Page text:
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Dissent and disappearance

'If you don't answer, we'll strip you naked and put your photos on the internet," rights activist Liu Shasha quoted one officer as saying after Beijing police kidnapped her last July.

Police officers had already pressed Liu to the floor, hit her, trodden on her head, badly twisted her arm, drenched her in cold water and gagged her with a cloth soaked in spicy chilli oil, she said.

They eventually gave up trying to torture her into giving information about fellow activists and dumped her on a remote road the next day. As Liu was recovering from her ordeal, she received a surprise visitor: internationally acclaimed artist Ai Weiwei. Ai, 53, had seen online news of Liu’s kidnapping and decided to comfort her. The artist has become a figurehead of China’s Twitter-using network of rights activists in recent years and has investigated some of the many alleged abuses by police and officials. He is no stranger to these himself.

Ai and his studio staff documented the more than 5000 schoolchildren who were among 87,000 dead and missing in the 2008 Wenchuan earthquake in Sichuan province. They highlighted the poor construction of some school buildings that collapsed in the earthquake and supported local activists such as Tan Zuoren, who was sentenced to five years in prison for subversion.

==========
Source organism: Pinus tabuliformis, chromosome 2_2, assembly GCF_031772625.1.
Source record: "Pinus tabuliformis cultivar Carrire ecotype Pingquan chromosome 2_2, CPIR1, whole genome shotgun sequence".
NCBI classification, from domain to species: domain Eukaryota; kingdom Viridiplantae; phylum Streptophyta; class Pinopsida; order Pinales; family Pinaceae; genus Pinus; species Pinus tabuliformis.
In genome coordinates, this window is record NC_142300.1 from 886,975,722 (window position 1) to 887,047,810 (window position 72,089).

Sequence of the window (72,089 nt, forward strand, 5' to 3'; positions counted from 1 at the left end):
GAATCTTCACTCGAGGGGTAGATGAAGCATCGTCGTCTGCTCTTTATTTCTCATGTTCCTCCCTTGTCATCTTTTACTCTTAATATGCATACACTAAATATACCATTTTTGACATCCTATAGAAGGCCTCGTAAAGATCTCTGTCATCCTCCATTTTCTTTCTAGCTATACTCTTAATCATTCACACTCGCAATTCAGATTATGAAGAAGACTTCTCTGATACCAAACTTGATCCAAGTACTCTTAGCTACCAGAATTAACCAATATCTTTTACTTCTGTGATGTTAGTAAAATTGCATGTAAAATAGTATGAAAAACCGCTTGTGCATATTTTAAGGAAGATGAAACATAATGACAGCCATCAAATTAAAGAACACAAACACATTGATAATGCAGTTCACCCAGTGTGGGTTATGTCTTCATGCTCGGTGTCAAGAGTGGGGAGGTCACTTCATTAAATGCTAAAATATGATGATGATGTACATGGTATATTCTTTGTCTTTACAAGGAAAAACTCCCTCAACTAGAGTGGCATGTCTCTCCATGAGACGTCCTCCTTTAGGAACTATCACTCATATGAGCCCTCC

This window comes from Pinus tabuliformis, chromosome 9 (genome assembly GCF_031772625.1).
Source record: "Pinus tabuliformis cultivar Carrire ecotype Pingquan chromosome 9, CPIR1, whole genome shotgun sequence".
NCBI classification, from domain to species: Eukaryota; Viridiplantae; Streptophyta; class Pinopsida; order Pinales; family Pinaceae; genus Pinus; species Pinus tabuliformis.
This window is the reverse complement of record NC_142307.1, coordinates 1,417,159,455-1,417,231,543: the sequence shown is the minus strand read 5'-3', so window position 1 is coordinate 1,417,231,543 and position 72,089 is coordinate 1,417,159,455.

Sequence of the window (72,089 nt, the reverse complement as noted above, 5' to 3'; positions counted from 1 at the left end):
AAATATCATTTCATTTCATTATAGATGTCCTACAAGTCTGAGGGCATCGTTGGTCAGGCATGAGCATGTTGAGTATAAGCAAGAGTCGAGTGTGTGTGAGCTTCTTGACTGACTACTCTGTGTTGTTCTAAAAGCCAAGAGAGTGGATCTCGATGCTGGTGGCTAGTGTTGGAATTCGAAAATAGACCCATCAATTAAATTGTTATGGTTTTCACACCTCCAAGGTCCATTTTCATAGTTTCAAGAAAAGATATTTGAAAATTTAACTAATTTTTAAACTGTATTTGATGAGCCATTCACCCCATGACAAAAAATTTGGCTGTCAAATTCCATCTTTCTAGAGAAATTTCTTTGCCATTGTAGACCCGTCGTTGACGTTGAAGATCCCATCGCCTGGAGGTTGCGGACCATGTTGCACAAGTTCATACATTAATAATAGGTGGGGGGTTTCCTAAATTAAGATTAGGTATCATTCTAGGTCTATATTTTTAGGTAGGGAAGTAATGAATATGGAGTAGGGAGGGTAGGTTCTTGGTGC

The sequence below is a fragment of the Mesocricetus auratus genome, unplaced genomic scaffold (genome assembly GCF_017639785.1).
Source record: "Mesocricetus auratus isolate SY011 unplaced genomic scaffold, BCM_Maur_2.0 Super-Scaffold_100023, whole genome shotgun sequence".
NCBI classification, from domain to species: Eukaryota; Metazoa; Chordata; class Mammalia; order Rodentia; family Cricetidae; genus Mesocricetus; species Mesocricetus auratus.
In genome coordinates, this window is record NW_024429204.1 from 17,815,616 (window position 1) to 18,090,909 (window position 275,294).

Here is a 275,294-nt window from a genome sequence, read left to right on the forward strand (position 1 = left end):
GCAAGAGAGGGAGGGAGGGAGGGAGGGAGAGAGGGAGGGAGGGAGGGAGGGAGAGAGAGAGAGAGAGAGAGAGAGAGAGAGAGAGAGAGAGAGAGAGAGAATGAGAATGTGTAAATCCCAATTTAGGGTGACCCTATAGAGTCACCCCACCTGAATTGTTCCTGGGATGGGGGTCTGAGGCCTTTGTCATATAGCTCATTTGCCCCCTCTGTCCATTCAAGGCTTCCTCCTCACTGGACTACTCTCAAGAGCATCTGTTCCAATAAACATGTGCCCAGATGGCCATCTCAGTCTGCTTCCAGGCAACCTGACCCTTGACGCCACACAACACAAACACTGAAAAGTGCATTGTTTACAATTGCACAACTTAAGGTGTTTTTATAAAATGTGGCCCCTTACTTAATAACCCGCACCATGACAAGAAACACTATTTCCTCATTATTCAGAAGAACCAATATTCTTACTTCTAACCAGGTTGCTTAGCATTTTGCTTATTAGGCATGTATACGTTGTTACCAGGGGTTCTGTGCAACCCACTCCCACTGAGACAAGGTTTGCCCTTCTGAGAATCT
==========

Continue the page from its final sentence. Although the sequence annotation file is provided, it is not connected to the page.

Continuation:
During Tan’s trial in August 2009, plain clothes police attacked Ai and other activists in their hotel room in the provincial capital, Chengdu. Ai later underwent emergency surgery for a cerebral haemorrhage caused by the beating.

Following his detention at Beijing’s main airport a week ago, the ruling Communist Party has said only that Ai is under investigation for unspecified “economic crimes”. His wife, Lu Qing, has appealed to Beijing police to tell his family the reason for his detention, where he is held and what legal procedures are in process.

“We feel that the government has been defying its own laws in handling Ai Weiwei’s case,” said Patrick Poon of the Hong Kong-based China Human Rights Lawyers Concern Group.